With all the racial injustice we have witnessed, when will we change? We need to search deep in ourselves, and it will be painful, and shameful, and it’s not pretty. It’s better to know what we need to change than to deny it and avoid the beauty that can come from becoming who we are meant to be. So I am reaching out to all of you. Please reflect and reach deep inside to ask yourself if there is more for you to do.

With Love, and Peace, 

Mary Ellen Nelson

Do you have a story you would like to share on our church blog? Please send it to Pastor Heather for consideration.

9 Thoughts to “Let Me Tell You A Story”

  1. Amy

    Dear Mary Ellen,
    I cried when I read this. We all love Bereket and think the world of him!!! It makes me so sad to hear this has happened. Thank you for opening our eyes to the truth.

  2. Sally Marney

    Dear Mary Ellen and family: About 34 years ago my only niece came home to tell us that she had a boy friend and that he was black. Needless to say there was all kinds of talk going around. They live in CA and I went to meet him and the baby later that year. He was kind and thoughtful towards me and was happy that I wanted to meet him. Since then we have discussed the issue of black and white. He took me and his daughter to a movie rental store in a white neighborhood and we gave it a try to see what they would do. Of course, I was treated well, my niece was watched and Maurice was more or less followed around. Going out the door I stopped and said to the one I think was in charged and said “there was no need of being nice to me and not my family” I felt better for saying that. Since all of the mess that we are living in now him and I are close and discuss it. He was telling me that he constantly tells his 20 year old son, “if a cop stop you and tell you get out of the car do it if puts handcuffs on you get in the patrol car and them call home or get a lawyer as soon as possible. This broke my heart. I think I feel some of your pain but do educate him on the bad “people” I had them here last Fall and we had a great time 2 white gal and 1 black guy. No one gave us any problems in our travel and he is coming back soon. May you and your family feel the Peace of God.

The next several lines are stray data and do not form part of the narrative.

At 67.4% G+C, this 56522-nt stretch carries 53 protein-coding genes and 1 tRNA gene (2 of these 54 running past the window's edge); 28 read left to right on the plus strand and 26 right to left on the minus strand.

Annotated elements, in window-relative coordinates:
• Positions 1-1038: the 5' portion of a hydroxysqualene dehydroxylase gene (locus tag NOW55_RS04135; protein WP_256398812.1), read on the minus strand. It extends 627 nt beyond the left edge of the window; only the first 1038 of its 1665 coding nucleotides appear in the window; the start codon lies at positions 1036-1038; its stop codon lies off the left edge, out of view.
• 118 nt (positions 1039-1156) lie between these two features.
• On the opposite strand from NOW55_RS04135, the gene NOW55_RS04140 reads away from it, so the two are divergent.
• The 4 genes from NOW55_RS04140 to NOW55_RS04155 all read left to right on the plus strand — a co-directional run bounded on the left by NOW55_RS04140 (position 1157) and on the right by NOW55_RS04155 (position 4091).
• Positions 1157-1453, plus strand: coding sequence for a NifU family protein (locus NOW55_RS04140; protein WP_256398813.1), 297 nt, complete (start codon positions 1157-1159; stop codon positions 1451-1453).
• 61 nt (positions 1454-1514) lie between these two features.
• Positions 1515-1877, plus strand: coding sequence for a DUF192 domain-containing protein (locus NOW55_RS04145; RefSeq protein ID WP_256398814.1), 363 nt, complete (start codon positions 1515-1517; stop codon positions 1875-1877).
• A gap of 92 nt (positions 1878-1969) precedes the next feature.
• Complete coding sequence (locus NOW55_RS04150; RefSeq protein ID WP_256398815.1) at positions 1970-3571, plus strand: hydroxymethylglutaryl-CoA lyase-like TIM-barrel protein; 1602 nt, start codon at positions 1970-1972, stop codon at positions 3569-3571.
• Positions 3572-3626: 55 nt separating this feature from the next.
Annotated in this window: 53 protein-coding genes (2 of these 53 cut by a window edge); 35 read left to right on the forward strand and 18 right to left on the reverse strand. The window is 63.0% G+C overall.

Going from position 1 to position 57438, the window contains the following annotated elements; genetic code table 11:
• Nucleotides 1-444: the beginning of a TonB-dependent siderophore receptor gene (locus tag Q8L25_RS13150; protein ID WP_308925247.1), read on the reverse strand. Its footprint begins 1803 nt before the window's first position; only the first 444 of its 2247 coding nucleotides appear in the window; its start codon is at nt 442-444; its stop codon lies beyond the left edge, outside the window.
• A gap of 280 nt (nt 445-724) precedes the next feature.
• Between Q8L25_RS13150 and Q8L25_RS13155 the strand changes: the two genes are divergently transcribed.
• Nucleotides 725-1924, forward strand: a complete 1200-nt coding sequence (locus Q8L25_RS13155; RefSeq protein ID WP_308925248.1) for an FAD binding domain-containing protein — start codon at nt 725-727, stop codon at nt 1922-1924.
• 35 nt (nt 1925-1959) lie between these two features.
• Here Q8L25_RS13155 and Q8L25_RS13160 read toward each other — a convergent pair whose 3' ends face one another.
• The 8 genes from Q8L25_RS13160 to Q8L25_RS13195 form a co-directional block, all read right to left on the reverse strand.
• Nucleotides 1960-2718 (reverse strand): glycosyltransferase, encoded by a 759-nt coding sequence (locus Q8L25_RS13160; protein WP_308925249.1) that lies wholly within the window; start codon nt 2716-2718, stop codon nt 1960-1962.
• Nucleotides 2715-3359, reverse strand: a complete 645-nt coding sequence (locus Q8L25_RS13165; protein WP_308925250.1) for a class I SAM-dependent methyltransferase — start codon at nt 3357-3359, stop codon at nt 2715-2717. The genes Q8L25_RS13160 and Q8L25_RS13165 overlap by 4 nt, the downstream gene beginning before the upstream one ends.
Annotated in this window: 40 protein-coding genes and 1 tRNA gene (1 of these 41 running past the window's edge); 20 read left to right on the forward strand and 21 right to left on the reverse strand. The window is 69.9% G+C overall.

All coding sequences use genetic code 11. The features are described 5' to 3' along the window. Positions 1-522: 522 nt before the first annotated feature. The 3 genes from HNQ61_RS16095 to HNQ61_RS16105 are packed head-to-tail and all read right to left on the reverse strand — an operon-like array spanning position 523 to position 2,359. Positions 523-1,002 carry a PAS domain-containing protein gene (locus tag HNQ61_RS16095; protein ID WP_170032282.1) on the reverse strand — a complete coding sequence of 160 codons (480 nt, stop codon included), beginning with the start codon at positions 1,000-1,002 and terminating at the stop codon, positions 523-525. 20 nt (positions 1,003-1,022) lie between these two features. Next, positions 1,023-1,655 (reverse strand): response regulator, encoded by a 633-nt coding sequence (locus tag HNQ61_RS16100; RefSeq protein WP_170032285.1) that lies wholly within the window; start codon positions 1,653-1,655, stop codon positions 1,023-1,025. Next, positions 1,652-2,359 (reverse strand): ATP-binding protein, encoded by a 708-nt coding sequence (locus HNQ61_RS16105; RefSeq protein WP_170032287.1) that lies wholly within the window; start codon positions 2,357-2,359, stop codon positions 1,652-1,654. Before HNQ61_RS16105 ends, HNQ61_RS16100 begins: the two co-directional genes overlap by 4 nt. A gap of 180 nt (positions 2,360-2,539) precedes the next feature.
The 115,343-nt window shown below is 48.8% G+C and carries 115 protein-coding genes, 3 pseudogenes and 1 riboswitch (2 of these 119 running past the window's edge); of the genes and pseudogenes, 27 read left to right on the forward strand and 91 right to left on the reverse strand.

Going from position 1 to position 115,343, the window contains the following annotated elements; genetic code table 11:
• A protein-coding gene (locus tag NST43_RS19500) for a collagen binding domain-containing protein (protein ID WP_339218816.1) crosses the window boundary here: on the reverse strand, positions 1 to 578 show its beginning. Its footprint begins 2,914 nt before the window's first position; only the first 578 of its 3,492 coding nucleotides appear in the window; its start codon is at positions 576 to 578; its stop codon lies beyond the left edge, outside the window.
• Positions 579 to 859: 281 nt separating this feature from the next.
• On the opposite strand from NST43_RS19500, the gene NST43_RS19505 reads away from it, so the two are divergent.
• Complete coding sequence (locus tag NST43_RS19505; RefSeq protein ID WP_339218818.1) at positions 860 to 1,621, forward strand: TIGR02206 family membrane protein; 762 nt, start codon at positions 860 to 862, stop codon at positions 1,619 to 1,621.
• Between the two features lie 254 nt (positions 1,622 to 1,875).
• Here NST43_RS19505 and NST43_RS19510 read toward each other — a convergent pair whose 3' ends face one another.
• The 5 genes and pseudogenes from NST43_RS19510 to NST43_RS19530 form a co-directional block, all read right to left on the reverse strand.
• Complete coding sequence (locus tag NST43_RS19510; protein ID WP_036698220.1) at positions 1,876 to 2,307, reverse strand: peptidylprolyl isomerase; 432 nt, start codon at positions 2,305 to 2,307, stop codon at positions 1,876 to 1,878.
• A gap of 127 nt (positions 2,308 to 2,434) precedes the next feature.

3. Wendy Treash

    Human beings can cause such pain. The reasons are so many but so many fear the unknown, that difference somehow means bad or worse. While we were both naive in our decisions to create a family of diverse skin colors, we have done nothing but grow. We just have to keep doing it. Bereket is part of this church’s family and growing is what the whole family needs to keep aiming for. We owe it to our family members. Once we realize that we are all family, we will treat each other like family. We keep learning. We keep raising our voices to say, “This is unacceptable!” And we love each other with abandon.

  4. Steve and Terry Lynn Bailes

    Dear Mary Ellen, I cried while I read your story. Thank you for sharing it. I am impressed by your courage and love. Please accept my apology for what the teacher said. I was embarrassed by what she said and did. She gives teachers everywhere a bad name. I am proud of your son and his dignified reaction to everything. He is more grown-up at ten than many adults ever are. You have done a magnificent job of raising your son. You and your son will be in my prayers. Love, Blessings, and Prayers, Terry Lynn Bailes (Heather’s Mom)

  5. Patty Kilmain

    Mary Ellen..I’m reading this with tears in my eyes. Bereket is one of the kindest, most respected young men I know. I told you,a few years ago,that he is going to change the world. We are not born racist; it is a learned behavior.. As parents we need to be aware of our own prejudices, whether blatant or passive, because children are like sponges and we don’t want them to soak up the worse of what our world has to offer. Thank you for sharing such a difficult story.

  6. Heather Wolfe

    I am so sorry that this is happening. Many of us have thought it could not happen on Cape Cod but I remember in the 60s when they were moving people from the south here to integrate our beloved Cape and all I heard was, “They won’t like it here, it is too cold”. When we first moved into our new house on Buckskin Path in 1973, a neighbor came to me to tell me that there was another house for sale nearby and that we had to be careful that it was not sold to a family of color”. My mouth hung open and I had no reply. She was a neighbor much older than me and a town employee. I didn’t want to be a negative new neighbor. Today I know better. No matter her age or position I would speak my mind about what she had said to me. We are all learning every day. Thanks for sharing the real stories about what is happening right here in our communities.

  7. Carole

    Thank you for sharing this brutal truth, MaryEllen. I have so much to learn. When such instances are so close and real, it is that much more powerful for me and many. You have once again stirred a need to pay much more attention to my own implicit biases-ones I don’t even realize I have. I want to be part of the solution. It starts with understanding. Your post is important. Thank you.

  8. Sonja Sheasley

    A beautifully moving and honest piece. Thank you for sharing this!

  9. Heather Bailes Baker

    Thank you, Mary Ellen, for your courage in sharing this and the call to action! Peace, Heather